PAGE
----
Throughout April @ARAScot are running the #Archive30 promotional campaign on Twitter. Like many other services across the UK and internationally we are delighted to join in and meet the challenge of tweeting all 30 daily topics throughout the month! Today’s theme is #FavouriteItem. Below you will will find the items chosen by our Archives & Special Collections team along with some information on how they came to make their choices.
Our John Grierson Archive holds papers relating to Drifters, his seminal 1929 documentary about North Sea fishing. They include this copy of the script where the ink has run across the page. I like to imagine that it got wet when Grierson was on board the trawlers shooting the dramatic scenes of fishermen at workKarl Magee, University Archivist
I love this draft of the new national flag of Malawi as the country prepared to move away from the name Nyasaland and gained independence. By itself it serves as an insight into all the preparations a nation has to make as it forges forward on its own. Not only the tough socio-political choices but the joyous stuff too – composing a national anthem, designing the flag and naming your new country, the things that people will be proud of in the future. It sounds like a hefty task but fun too! In the context of the Peter Mackay archive, it gives you a feel for just how involved he was in the process of independence and considering all the struggles and danger that had gone before and would come after, it’s nice to be able to imagine Mackay and his colleagues sat around a table taking a rare moment away from the political strife to decide just how many rays of sunshine there were going to be on their new flag.Rosie Al-Mulla, Archivist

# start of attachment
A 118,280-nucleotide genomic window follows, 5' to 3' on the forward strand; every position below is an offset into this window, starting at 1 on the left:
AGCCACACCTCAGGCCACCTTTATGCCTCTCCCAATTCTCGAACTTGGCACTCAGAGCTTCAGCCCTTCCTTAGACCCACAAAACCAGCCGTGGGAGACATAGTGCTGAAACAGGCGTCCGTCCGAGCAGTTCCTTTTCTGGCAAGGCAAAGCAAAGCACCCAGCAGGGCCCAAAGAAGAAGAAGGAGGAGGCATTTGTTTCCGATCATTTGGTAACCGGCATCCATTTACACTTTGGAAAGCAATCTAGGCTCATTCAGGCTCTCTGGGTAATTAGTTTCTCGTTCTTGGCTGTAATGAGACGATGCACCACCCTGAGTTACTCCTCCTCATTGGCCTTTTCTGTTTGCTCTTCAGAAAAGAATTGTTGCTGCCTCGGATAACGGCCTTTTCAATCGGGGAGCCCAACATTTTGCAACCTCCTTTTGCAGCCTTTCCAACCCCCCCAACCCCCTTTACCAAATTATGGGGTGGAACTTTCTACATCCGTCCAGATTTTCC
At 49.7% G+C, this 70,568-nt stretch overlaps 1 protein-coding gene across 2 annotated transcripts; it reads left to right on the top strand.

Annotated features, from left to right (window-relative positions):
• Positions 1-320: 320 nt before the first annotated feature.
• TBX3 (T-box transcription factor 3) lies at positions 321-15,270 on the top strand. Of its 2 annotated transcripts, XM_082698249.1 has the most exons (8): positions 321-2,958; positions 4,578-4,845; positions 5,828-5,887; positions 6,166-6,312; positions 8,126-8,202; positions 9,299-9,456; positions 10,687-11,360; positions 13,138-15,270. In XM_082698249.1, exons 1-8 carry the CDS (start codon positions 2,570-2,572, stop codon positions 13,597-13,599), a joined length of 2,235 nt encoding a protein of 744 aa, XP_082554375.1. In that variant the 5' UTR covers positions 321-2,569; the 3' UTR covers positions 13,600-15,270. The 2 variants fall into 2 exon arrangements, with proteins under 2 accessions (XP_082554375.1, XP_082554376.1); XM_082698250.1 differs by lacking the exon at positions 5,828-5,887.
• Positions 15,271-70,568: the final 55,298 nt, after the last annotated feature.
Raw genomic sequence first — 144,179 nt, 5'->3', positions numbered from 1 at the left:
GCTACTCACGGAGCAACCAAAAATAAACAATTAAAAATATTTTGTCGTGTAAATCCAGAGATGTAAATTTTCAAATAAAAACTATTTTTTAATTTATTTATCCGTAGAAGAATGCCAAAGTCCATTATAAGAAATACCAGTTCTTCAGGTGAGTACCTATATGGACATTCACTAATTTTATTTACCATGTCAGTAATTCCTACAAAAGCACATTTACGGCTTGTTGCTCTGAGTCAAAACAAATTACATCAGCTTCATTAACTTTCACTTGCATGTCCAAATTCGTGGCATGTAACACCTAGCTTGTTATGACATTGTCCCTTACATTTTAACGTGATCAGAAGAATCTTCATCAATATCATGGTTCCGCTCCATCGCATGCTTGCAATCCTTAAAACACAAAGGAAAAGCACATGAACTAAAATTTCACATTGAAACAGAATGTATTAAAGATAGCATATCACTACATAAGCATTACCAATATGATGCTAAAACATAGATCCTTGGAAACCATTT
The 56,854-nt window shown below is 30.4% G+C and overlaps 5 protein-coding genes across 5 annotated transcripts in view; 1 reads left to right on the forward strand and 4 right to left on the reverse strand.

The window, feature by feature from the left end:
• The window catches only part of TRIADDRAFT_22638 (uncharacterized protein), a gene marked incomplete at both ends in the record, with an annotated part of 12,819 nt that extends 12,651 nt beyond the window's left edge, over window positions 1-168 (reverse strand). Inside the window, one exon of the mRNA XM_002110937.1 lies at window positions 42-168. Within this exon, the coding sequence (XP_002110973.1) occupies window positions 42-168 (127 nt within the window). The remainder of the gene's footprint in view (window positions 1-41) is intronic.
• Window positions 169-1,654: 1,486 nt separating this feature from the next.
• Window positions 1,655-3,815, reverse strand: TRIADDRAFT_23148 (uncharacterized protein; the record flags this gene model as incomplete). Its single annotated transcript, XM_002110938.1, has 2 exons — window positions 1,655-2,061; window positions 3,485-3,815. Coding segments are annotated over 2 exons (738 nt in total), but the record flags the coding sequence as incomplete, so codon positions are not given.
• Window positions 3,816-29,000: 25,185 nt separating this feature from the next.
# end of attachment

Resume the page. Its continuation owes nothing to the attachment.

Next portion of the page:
I like this book because of its local associations. The Lady of the Lake is set at Loch Kathrine in the Trossachs. This edition, bound in Maucline ware, features the Wallace Monument on the front cover and was sold at Stirling Castle as a souvenir in the nineteenth century.Helen Beardsley, Academic Liaison Librarian
Karak was the mascot for the 2006 Melbourne Commonwealth Games and one of the first donations made to our Commonwealth Games Scotland Archive. It featured in our original Hosts and Champions exhibition at the Old Fruitmarket in Glasgow during the 2014 Commonwealth Games. Without doubt it was the object I had the most problems with when it came to setting up the display due to its habit of falling over every time I closed the exhibition case. In fact if I had a pound for every time I had to re-open the case to re-set Karak I’d have a very health bank balance!Ian Mackintosh, Hosts and Champions Exhibition Assistant